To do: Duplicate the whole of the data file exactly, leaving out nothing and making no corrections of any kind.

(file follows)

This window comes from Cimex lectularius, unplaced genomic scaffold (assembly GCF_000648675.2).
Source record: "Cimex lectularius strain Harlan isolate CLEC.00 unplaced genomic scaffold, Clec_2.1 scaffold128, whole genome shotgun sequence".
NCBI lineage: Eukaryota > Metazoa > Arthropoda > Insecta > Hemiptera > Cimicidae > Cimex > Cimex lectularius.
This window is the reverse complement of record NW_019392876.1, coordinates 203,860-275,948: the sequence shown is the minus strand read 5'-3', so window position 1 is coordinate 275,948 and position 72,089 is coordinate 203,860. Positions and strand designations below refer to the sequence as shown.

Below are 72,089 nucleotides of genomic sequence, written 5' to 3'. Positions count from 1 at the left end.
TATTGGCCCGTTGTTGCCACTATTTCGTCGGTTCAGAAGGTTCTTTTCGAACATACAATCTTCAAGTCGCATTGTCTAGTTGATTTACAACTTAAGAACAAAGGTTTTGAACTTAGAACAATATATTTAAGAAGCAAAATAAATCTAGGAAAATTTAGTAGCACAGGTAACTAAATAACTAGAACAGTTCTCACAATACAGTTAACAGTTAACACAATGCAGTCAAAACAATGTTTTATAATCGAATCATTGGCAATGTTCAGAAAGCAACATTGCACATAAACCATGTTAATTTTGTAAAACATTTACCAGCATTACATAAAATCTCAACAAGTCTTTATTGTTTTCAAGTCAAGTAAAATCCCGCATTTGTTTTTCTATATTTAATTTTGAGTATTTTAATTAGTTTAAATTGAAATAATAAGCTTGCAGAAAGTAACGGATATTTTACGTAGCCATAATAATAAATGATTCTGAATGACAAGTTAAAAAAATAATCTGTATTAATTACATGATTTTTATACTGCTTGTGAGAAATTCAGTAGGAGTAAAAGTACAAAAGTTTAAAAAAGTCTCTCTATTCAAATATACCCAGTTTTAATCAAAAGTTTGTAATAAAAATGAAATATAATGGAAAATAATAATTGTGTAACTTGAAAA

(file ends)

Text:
This window comes from Cimex lectularius, unplaced genomic scaffold (assembly GCF_000648675.2).
Source record: "Cimex lectularius strain Harlan isolate CLEC.00 unplaced genomic scaffold, Clec_2.1 scaffold128, whole genome shotgun sequence".
NCBI lineage: Eukaryota > Metazoa > Arthropoda > Insecta > Hemiptera > Cimicidae > Cimex > Cimex lectularius.
This window is the reverse complement of record NW_019392876.1, coordinates 203,860-275,948: the sequence shown is the minus strand read 5'-3', so window position 1 is coordinate 275,948 and position 72,089 is coordinate 203,860. Positions and strand designations below refer to the sequence as shown.

Below are 72,089 nucleotides of genomic sequence, written 5' to 3'. Positions count from 1 at the left end.
TATTGGCCCGTTGTTGCCACTATTTCGTCGGTTCAGAAGGTTCTTTTCGAACATACAATCTTCAAGTCGCATTGTCTAGTTGATTTACAACTTAAGAACAAAGGTTTTGAACTTAGAACAATATATTTAAGAAGCAAAATAAATCTAGGAAAATTTAGTAGCACAGGTAACTAAATAACTAGAACAGTTCTCACAATACAGTTAACAGTTAACACAATGCAGTCAAAACAATGTTTTATAATCGAATCATTGGCAATGTTCAGAAAGCAACATTGCACATAAACCATGTTAATTTTGTAAAACATTTACCAGCATTACATAAAATCTCAACAAGTCTTTATTGTTTTCAAGTCAAGTAAAATCCCGCATTTGTTTTTCTATATTTAATTTTGAGTATTTTAATTAGTTTAAATTGAAATAATAAGCTTGCAGAAAGTAACGGATATTTTACGTAGCCATAATAATAAATGATTCTGAATGACAAGTTAAAAAAATAATCTGTATTAATTACATGATTTTTATACTGCTTGTGAGAAATTCAGTAGGAGTAAAAGTACAAAAGTTTAAAAAAGTCTCTCTATTCAAATATACCCAGTTTTAATCAAAAGTTTGTAATAAAAATGAAATATAATGGAAAATAATAATTGTGTAACTTGAAAA